|Not a picture I took or in my neighborhood.|
Five or six years ago Amish families started moving into the township where I live. For years they’ve lived not very far north of me, so I’m familiar with the Amish and their customs, but I do enjoy seeing their horse and buggies going by my house now. Some people denigrate their way of life, but for me I admire their simple life although I admit I wouldn’t want to be without electricity, a car or a phone, although many of the Amish do have cell phones now. Last month I looked out my upstairs window just in time to see an Amish woman go buy in a cart pulled by a pony. I had to smile at that.
|Both the cart & pony I saw were smaller.|
Okay, maybe in many ways I’m old-fashioned, but I think I get more enjoyment out of life by leading a more or less simple life. Yes, I have a computer and I like it, but I don’t want to be on it all day nor do I want to spend hours on Facebook. I have an old-fashioned land line phone. Well, sort of. It usually lets me know if the caller is someone I know, and it’s not connected to a wall so I can walk around with it while talking. As for a cell phone, all I have is a little Tracfone my kids think I should have while walking in the woods or driving somewhere. Only my three kids have that number, and they aren’t allowed to call me on it unless it’s something important. So when I go for my walks, I can enjoy the world around me. I can hear the birds and notice spring flowers and fungi in the fall.
Other things I don’t have. I don’t have a dishwasher. Why waste cupboard space when it’s easy enough to wash my dishes the old fashioned way, especially since I usually eat alone. Although I do have a washer and dryer, I still hang clothes out to dry on nice days. I love the order when I hang my washing neatly on the line under a maple tree with birds singing nearby, and the fresh smell of clothes and sheets dried outside. My TV is an older one because I don’t watch much TV, and I don’t have cable because the old antenna works quite well for getting PBS, my channel of choice. I drive a small, older car that’s energy efficient because like Garrison Keillor would say, “it’s good enough.” It has no bells and whistles, but does have a radio and CD player. Most of my vacations are camping with my sisters or sometimes with my youngest daughter. That is a simple life and one I not only enjoy, but makes me appreciate electricity, my comfortable bed and an indoor bathroom when I get home.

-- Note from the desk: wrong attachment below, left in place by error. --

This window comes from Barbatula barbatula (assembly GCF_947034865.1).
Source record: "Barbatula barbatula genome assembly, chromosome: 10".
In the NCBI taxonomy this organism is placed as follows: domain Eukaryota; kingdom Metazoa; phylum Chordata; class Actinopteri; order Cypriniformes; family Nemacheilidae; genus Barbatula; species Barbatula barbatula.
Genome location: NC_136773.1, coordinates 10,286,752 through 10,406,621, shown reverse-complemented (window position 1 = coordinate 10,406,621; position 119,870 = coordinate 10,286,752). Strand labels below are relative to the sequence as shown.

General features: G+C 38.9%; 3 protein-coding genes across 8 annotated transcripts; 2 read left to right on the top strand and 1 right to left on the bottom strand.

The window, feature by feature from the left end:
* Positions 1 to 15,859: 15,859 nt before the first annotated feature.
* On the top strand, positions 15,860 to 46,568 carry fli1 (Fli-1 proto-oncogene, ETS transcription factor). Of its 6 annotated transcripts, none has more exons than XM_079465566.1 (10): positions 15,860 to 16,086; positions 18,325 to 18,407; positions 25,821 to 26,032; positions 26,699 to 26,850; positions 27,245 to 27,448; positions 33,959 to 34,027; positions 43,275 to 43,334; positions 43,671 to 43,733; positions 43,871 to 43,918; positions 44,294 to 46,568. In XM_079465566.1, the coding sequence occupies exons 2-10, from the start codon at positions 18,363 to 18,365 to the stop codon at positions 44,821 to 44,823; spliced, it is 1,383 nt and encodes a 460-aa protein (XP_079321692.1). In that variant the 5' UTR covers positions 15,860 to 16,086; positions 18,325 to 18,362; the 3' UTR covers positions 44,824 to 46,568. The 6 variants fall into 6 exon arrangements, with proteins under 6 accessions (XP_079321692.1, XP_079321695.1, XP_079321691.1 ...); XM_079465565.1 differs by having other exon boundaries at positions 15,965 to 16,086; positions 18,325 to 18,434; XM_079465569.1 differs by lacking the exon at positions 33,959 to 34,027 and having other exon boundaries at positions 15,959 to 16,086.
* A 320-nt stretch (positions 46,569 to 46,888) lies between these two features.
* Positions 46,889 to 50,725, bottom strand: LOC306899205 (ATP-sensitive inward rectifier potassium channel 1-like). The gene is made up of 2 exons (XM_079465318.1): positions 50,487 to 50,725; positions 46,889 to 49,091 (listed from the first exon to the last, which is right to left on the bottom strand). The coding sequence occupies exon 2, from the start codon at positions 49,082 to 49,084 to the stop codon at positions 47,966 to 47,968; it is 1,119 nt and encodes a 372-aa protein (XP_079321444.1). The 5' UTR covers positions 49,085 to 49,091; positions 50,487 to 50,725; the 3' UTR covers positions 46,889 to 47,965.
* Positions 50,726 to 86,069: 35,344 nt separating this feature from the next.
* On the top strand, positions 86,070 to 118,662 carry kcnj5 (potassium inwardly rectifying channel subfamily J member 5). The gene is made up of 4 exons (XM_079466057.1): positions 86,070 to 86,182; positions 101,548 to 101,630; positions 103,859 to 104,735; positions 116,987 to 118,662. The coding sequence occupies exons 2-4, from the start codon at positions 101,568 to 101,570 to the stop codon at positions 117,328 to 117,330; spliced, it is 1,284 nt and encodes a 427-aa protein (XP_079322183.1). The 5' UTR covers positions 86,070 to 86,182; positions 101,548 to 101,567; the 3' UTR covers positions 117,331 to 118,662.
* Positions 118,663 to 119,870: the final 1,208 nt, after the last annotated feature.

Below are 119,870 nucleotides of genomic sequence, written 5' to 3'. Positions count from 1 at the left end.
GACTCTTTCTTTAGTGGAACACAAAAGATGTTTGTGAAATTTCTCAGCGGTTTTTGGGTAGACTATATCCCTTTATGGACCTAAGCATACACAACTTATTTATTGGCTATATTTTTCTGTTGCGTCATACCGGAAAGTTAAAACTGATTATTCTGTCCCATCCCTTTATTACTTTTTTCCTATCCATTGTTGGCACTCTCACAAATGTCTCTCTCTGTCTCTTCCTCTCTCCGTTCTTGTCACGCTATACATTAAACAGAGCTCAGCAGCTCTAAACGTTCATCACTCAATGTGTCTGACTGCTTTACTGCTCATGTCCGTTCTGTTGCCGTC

|One of my sisters on a camping trip we took in PA.|
I know my life style could be simpler, but I don’t want to go without the things I’m comfortable with like electricity, hot water, a microwave, a furnace, or my computer. I don’t need all the books in my house, but I love having them around me, especially if something piques my curiosity, and it reminds me of a book I read and might want to read again. For instance I’m on a reading marathon of rereading all the Margaret Maron Judge Deborah Knott series, and enjoying them just as much as I did when first started reading them years ago. Of course, for research Google usually solves that problem.
How simple is your life style?
How could you simplify things?
Life has a lot of stages, Gloria. My husband and I want to simplify our lives, but to do so, it seems, we have to go through a lot of work! I'm going through everything in our house and trying to pare it all down to those things we really want to keep. My son and daughter have gone through their things, too. Both will be in apartments for the next few years so they can't take all of the memorabilia with them. My son's Nerf guns--my daughter's Beanie Babies. After we get down to essentials, most of it will go into storage for them when they expand their living accommodations. So to get to simple, we must delve deep to throw off the material of our former selves. Luckily, I will take a few bookcases with me!